Source and Sustainability of Red Palm Oil

Bryan See

February 21, 2013

4 Min Read
Source and Sustainability of Red Palm Oil

Dr. Mehmet Oz recently touted the health benefits of red palm oil on his show, and while many consumers were intrigued by the ingredient, some reached out to the doctor with concerns about the sustainability of palm oil.

Red palm oil can be and is sustainable harvested in Malaysia, and it is regulated by law and monitored by third-parties to ensure environmental practices are followed.

Malaysia is the worlds second largest producer and exporter of crude palm oil, after Indonesia; Borneo is third major oil palm producing region.

The palm oil industry (from plantations to palm oil producers) in Malaysia is a regulated industry under close supervision of the Malaysian Palm Oil Board (MPOB,).

MPOB carries out enforcement by doing regular inspection of estates and mills to ensure that sustainable practice and government mandated regulations are followed. Those that failed to comply will be issued fines or have their licenses suspended until the non-compliances are rectified.

According to the CEO of the Malaysian Palm Oil Council, Yusof Basiron, Ph.D., Palm oil production in Malaysia is governed by laws and regulations aimed at making the industry viable. This viability provision was incorporated in the Malaysian Palm Oil Boards act, although at that time, it was not fashionable to use the word 'sustainable.'" Some of these viability laws and regulations have been in place and enforced by the Malaysian government since the 1960s, and they continue to be effective. To comply with international requirements of palm oil sustainability, the Malaysian government continues to establish stringent regulations and monitoring of palm oil production.

In addition, the industry also gets involved in the Roundtable on Sustainable Palm Oil (RSPO), which has the goal of Promoting the growth and use of sustainable oil palm products through credible global standards and engagement of stakeholders." RSPO members are expected to implement plans of actions to promote sustainable palm oil production. The RSPO also ensures no primary forest or other high conservation value areas are sacrificed for palm oil plantations.

In the peninsular Malaysia, oil palm plantations are grown on existing croplands, which have been around for more than 20 years. Companies/manufacturers who purchase red palm oil or palm phytonutrients produced from Palm Fruits sourced in Peninsular Malaysia can be assured that these products do not come from palm trees grown on new plantations or plantations from newly cleared rain forest.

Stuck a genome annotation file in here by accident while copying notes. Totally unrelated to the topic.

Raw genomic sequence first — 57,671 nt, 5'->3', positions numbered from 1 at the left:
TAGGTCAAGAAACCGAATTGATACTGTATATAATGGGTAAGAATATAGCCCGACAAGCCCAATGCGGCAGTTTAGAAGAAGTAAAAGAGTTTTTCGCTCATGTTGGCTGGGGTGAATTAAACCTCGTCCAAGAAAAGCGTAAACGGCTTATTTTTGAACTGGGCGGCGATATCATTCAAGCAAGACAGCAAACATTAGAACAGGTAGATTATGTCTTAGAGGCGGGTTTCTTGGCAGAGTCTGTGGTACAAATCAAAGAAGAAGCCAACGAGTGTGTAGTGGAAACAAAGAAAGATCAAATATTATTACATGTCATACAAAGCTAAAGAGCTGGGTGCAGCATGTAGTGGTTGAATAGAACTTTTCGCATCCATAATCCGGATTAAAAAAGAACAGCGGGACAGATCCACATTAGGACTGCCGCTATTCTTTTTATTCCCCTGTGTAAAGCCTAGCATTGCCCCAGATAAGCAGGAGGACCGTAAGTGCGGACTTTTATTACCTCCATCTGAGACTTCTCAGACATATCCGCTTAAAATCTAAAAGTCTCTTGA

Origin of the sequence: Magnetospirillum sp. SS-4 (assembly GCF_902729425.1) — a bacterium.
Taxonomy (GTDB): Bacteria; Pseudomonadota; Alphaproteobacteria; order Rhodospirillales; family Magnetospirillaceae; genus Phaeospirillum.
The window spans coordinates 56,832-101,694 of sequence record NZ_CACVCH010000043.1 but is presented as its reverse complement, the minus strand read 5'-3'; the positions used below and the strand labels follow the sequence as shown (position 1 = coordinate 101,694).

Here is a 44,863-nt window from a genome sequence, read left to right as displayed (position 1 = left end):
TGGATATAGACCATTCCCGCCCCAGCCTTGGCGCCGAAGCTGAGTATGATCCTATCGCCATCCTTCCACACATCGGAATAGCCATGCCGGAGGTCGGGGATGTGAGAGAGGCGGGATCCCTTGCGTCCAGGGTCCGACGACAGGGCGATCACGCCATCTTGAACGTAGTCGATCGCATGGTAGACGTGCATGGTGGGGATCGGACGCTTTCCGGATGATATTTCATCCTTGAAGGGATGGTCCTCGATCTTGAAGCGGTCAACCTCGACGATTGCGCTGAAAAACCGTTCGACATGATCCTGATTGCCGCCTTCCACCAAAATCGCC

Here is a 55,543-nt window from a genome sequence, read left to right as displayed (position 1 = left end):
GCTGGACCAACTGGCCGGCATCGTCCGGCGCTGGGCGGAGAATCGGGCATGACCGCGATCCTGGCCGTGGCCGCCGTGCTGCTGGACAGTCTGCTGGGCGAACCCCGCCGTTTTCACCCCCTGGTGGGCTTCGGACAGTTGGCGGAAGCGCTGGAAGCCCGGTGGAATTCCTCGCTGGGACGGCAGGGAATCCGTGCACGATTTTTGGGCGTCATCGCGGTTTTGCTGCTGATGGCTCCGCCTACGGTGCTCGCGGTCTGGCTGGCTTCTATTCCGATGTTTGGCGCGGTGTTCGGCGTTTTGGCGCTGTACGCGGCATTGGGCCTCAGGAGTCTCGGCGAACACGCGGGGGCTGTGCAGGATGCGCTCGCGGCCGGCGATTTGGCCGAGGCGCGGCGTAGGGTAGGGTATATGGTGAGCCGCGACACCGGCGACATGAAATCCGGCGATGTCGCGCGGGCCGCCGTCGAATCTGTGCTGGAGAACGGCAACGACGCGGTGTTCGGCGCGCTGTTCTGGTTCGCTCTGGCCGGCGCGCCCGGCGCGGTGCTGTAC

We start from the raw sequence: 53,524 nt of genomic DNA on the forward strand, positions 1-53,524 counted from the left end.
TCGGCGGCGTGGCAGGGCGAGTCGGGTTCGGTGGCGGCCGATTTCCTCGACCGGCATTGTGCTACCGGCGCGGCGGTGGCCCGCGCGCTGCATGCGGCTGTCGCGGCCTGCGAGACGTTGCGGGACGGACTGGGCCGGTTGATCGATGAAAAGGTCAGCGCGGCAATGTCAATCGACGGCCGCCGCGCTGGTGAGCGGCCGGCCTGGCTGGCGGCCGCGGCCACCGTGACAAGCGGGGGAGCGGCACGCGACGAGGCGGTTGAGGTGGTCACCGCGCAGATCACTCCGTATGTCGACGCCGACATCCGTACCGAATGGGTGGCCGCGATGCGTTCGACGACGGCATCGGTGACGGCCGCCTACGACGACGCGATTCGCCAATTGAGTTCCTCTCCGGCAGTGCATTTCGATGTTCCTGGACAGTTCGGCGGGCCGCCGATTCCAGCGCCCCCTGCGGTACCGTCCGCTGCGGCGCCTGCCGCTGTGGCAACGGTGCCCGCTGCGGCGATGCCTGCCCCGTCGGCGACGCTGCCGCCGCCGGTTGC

Malaysia still maintains more than 50 percent of total land area under forest cover. Malaysia is committed to a pledge made during the 1992 Rio Earth Summit to maintain at least 50 percent of total land area under forest. As of 2012, Malaysian oil palm trees are grown on  4.85 million hectares (ha) of land, which is equivalent to 0.09 percent of total world agricultural land area (5,660 million ha) and within the allocated area for oil palm under the National Agricultural Plan 3 (NAP3, 2000 to 2010). Out of this small fraction of world agricultural land, Malaysia contributes 11.4 percent to the global oils and fats supply.

The Malaysian government has also allocated 1.83 million ha of land as a network of protected areas for the conservation of biological diversity. These areas include reserve forests, national parks, wildlife reserves and sanctuaries, nature reserves, bird sanctuaries and marine parks.

One of the conservational efforts of the Malaysian palm oil industry includes the Malaysian Palm Oil Wildlife Conservation Fund (MPOWCF), which was launched in 2006. This revolving fund serves to support efforts to enhance biodiversity conservation and research related to palm oil production worldwide.

The oil palm industry in Malaysia continues in these efforts to ensure that palm oil is sustainably produced along with taking the necessary steps to ensure that conservation of forest and biodiversity is not jeopardized by oil palm planting. The MPOB continues to play an important role in monitoring and ensuring the system is strictly followed.

Bryan See is the product manager of Carotech . He has a bachelors degree of science  in food technology from the University Science Malaysia. He has been working at Carotech for the past 7 years, as product manager for the Asia Market and more recently as a product manager for the U.S. market. His knowledge and experience on tocotrienols (Tocomin®) and carotenoids (Caromin®) as well as palm oil are gained from Carotech, a GMP (good manufacturing practice)-certified palm tocotrienols and carotenoids.

About the Author(s)

Bryan See

Bryan See is business development manager at ExcelVite Inc. USA.

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